George Will urges the U.S. Supreme Court to strike down an Illinois law that may be the next step in post-bailout, post-Kelo America: direct transfer of the profits of successful industries to the accounts of those that are failing. The Illinois law attempts to prop up the state's sagging horse racing industry by requiring the state's four most profitable casinos to simply hand over 3 percent of gross receipts to Illinois' horse racing tracks. The bill was recently upheld by the state's supreme court.
What is to prevent legislators from taking revenue from Wal-Mart and giving it to local retailers? Or from chain drugstores to local pharmacies? Not the tattered remnant of the Constitution's takings clause.
The Fifth Amendment says that private property shall not "be taken for public use without just compensation" (emphasis added). Fifty state constitutions also stipulate taking only for public uses. But the Illinois Supreme Court ignored the public-use question. Instead, the court said it is "well settled" that the takings clause applies only to government's exercise of its eminent domain power regarding land, buildings and other tangible or intellectual property -- but not money…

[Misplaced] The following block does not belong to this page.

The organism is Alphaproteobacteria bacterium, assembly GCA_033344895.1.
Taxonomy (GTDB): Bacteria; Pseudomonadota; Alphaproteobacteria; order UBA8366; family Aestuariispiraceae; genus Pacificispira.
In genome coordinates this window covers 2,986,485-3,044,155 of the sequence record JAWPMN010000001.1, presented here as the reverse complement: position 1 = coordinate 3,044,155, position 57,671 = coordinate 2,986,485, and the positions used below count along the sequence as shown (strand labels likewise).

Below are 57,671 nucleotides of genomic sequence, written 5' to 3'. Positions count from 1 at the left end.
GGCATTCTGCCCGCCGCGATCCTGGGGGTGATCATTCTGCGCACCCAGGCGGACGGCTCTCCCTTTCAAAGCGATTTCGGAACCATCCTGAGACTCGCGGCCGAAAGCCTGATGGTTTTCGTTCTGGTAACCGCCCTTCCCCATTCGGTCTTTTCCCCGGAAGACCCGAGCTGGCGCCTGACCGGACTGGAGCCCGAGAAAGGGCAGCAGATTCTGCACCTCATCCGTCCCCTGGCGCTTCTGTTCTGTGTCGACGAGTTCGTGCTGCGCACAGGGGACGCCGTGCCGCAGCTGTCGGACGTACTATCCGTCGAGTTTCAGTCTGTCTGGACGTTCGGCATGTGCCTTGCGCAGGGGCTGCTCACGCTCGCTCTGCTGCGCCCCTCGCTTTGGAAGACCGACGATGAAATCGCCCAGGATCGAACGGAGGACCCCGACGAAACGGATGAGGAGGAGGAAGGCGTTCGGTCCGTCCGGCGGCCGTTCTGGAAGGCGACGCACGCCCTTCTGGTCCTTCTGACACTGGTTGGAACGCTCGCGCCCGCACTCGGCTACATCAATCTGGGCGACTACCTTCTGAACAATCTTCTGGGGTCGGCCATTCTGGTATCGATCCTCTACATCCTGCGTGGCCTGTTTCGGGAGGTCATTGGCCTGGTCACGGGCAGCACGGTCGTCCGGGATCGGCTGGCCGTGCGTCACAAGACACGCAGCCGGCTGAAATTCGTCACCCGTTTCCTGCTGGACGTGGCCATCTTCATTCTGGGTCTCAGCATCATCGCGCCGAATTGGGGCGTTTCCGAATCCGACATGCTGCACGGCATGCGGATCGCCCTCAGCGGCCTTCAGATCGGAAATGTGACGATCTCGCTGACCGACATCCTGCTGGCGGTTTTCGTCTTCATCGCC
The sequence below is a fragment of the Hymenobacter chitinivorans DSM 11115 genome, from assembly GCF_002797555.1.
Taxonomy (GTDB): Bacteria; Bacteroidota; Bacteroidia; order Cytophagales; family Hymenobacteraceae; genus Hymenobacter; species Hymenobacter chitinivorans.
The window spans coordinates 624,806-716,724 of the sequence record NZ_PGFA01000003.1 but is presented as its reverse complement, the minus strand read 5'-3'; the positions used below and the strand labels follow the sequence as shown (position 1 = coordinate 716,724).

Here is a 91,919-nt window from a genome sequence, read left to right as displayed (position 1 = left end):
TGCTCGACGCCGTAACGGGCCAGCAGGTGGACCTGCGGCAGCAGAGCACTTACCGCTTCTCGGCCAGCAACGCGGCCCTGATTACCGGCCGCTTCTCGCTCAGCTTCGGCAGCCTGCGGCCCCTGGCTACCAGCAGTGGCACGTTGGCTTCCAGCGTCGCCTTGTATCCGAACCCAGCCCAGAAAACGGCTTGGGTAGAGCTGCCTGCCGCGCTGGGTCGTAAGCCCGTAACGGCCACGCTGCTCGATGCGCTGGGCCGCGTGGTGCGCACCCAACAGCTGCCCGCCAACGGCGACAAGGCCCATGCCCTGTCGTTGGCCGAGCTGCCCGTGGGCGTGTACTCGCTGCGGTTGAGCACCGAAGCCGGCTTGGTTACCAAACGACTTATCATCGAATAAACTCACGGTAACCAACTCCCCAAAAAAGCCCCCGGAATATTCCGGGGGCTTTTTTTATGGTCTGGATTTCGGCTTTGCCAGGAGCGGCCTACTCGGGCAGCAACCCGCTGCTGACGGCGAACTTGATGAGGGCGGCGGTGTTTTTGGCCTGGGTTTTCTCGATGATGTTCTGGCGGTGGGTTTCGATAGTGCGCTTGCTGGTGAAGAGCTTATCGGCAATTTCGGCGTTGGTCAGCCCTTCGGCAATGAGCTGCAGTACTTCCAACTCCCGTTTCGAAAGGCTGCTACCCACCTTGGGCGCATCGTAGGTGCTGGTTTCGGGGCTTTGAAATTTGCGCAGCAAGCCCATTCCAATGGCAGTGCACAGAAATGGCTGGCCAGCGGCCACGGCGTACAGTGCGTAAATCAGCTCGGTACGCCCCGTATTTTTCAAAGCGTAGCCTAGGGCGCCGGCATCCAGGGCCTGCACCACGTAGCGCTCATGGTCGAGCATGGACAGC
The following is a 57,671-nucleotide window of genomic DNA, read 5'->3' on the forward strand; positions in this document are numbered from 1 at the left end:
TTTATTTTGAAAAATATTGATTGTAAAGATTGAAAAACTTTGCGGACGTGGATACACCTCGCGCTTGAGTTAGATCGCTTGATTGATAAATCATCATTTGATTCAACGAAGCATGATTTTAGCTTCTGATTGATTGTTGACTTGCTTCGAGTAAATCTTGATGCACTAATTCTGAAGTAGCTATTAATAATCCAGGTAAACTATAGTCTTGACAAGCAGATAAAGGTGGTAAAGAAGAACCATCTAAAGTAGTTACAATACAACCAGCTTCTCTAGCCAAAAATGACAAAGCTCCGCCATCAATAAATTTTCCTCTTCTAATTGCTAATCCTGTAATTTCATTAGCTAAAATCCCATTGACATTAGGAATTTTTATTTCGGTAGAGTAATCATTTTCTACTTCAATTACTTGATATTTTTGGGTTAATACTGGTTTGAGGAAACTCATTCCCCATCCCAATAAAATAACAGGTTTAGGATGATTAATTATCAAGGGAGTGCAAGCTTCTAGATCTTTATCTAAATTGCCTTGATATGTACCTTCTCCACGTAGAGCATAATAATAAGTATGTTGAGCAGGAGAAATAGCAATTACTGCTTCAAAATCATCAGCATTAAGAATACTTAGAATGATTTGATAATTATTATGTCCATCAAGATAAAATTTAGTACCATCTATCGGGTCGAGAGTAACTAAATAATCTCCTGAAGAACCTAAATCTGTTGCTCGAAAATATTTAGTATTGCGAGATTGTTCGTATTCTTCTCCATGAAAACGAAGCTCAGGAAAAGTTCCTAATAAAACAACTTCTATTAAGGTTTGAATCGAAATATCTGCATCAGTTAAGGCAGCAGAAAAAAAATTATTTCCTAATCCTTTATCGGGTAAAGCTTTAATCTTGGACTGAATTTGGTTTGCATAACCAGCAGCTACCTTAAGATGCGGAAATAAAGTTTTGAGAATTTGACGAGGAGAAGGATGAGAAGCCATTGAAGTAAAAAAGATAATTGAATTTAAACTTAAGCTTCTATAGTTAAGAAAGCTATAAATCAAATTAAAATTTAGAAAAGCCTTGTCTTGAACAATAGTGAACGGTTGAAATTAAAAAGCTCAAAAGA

Suppose Congress, eager to aid newspapers hurt by competition from new information technologies, decides to take a percentage of the assets of Bill Gates and half a dozen other beneficiaries of those technologies and give the money to newspapers. Would not this "take and transfer" scheme be unconstitutional? Targeting specific, identifiable persons or entities for unfavorable treatment, and transferring their assets to equally identifiable persons or entities, surely also raises equal protection issues. Unquestionably a legislature can impose a levy on casinos if the revenue becomes subject to what the state legislators' brief calls "allocation via the familiar push and pull of political decision-making." But Illinois' confiscation of riverboat revenue is a private-pockets-to-private-pockets transfer, without even laundering the money through the state treasury.
So how many months before we see one or more items from Will's parade of horribles turn up in actual legislation?